Public Schools Sue Tech Giants for Youth Mental Health Crisis
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Public Schools Sue Tech Giants for Youth Mental Health Crisis

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Antonio Gozain By Antonio Gozain | Senior Journalist and Industry Analyst - Mon, 01/09/2023 - 12:21

Seattle’s public school district filed a lawsuit against Alphabet, Meta Platforms, Snap Inc and TikTok-owner ByteDance with the US District Court, claiming that the tech companies were responsible for a worsening mental health crisis among students, which affected the schools’ ability to carry out their educational mission.

The complaint claims that these Big Tech companies purposefully designed their products to hook young people to their platforms, creating a mental health crisis. “This mental health crisis is no accident. It is the result of the Defendants’ deliberate choices and affirmative actions to design and market their social media platforms to attract youth," the lawsuit states.

Meta, the company that owns Facebook, said in a statement that the firm wants teens to be safe online and explained that it has developed over 30 tools to support teens and families, including supervision tools for parents to limit the amount of time their teens spend on Instagram and age verification technology.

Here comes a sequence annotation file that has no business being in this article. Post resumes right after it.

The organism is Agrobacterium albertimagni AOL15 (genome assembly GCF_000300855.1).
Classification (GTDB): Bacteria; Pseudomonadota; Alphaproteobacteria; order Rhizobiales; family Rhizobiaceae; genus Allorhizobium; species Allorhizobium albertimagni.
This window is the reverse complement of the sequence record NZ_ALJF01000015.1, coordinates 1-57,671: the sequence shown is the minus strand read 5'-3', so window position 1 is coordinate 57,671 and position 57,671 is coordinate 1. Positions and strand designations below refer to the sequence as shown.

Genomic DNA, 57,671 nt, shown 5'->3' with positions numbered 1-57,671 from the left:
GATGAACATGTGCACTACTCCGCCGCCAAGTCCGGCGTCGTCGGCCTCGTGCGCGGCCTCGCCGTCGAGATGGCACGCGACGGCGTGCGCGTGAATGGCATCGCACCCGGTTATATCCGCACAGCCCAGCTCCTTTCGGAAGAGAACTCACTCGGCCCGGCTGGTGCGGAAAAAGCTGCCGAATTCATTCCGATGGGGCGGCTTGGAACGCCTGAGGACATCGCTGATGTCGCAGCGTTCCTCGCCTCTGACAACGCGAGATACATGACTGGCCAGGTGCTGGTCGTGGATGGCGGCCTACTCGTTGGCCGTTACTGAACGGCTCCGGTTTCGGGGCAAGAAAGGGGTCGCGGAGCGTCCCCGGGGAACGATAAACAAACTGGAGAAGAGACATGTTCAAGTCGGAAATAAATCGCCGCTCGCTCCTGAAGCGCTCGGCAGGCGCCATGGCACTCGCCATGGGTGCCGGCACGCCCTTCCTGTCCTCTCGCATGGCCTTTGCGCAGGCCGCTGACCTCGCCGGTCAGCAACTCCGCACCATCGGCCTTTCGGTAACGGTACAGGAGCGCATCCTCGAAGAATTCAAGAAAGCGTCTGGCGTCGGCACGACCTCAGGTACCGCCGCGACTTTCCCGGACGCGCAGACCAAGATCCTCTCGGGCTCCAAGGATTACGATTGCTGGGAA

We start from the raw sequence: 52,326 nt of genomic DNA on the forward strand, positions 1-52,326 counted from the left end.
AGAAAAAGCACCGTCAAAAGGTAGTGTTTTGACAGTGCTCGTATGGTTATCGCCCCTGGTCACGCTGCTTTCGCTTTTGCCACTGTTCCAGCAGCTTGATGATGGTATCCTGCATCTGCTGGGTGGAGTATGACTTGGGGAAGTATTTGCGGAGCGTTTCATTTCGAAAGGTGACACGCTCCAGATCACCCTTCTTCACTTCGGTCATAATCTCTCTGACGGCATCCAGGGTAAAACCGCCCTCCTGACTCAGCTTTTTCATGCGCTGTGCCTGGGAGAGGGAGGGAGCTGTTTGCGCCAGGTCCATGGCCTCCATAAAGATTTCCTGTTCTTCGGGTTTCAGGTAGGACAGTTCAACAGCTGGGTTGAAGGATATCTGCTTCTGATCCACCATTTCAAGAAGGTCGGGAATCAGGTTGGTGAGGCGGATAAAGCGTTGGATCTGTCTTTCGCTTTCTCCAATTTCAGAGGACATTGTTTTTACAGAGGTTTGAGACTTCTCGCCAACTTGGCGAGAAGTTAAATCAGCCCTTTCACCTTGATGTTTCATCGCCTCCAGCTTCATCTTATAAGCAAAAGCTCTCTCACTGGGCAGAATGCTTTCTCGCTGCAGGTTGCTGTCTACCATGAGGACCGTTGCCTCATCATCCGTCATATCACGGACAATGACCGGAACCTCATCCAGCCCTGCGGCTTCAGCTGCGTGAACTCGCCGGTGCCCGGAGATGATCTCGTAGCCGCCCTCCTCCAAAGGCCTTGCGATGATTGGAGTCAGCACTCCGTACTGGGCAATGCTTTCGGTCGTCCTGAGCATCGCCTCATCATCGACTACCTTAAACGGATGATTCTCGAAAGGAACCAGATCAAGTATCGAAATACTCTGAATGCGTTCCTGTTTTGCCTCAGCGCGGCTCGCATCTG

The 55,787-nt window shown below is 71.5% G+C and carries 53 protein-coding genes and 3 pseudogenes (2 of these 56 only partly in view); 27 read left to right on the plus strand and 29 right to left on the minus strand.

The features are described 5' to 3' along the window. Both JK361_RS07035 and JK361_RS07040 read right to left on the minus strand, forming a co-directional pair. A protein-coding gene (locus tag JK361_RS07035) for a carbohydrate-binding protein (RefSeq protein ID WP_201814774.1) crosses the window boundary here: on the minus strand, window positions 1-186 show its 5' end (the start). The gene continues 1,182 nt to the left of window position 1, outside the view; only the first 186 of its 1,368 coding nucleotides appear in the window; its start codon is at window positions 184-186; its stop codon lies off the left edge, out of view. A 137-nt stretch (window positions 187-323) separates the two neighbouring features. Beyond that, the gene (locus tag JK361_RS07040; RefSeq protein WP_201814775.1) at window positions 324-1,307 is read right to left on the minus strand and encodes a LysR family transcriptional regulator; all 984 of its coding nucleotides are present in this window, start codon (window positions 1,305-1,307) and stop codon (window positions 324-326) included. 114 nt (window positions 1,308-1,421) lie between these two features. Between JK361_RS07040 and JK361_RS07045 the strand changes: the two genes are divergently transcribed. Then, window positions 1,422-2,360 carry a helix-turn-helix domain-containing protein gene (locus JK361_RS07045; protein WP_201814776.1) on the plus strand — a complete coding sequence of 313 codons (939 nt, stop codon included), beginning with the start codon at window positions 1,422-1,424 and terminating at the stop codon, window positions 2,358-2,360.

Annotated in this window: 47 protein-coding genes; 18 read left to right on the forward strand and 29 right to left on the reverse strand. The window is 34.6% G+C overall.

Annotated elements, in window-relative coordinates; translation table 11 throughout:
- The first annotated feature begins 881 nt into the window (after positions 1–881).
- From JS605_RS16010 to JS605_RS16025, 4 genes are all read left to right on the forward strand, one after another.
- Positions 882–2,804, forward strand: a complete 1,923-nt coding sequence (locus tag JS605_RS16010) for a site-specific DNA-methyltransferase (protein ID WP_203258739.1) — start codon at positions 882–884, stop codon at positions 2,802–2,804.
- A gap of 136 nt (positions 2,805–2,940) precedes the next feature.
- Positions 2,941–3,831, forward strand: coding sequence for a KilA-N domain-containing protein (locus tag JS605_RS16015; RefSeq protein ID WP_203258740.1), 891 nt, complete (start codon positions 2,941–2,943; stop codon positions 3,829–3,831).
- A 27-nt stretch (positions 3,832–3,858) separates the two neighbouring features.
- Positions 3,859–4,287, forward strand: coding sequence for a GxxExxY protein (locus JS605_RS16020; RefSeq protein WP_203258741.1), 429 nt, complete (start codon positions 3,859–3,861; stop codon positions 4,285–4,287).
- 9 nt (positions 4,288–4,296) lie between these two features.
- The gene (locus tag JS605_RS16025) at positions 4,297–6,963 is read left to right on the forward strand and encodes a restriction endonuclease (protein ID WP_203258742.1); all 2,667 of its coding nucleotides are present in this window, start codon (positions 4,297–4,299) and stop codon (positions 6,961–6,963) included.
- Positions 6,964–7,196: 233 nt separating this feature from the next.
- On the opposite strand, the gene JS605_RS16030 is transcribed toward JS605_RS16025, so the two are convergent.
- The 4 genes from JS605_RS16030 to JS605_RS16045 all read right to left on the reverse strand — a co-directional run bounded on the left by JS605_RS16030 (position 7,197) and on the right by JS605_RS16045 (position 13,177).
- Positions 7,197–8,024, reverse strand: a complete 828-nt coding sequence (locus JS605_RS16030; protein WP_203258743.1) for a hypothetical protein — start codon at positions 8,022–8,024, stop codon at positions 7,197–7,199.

On the other hand, Google stated that it has “invested heavily in creating safe experiences for children across our platforms,” introducing protections and features to prioritize user wellbeing. "For example, through Family Link, we provide parents with the ability to set reminders, limit screen time and block specific types of content on supervised devices," said José Castañeda, Spokesman, Google.

While TikTok did not issue any statement and did not respond to several media outlets’ requests for comment, in the past the company has said it aims to create an enjoyable experience for users and exclude harmful content, investing in moderation and content controls.

The lawsuit seeks compensation for monetary damages and other penalties, arguing that students with mental health issues perform worse, causing schools to create additional resources to warn students about social media dangers, hire trained personnel and train teachers to identify and address such symptoms. "Defendants have successfully exploited the vulnerable brains of youth, hooking tens of millions of students across the country into positive feedback loops of excessive use and abuse of Defendants' social media platforms," reads the lawsuit.

In Mexico, the highest incidence of social media use is observed among those between 16 and 24 years of age, according to the Federal Telecommunications Institute (IFT). These ages are crucial for emotional and psychosocial development.

While there has been no legal action against social media platforms on mental health issues in Mexico, TikTok recently faced legal problems after a federal judge denied the petition of the company to stop an investigation procedure initiated by INAI. The investigation aims to validate regulation on personal data and the Chinese-owned company’s management of it.

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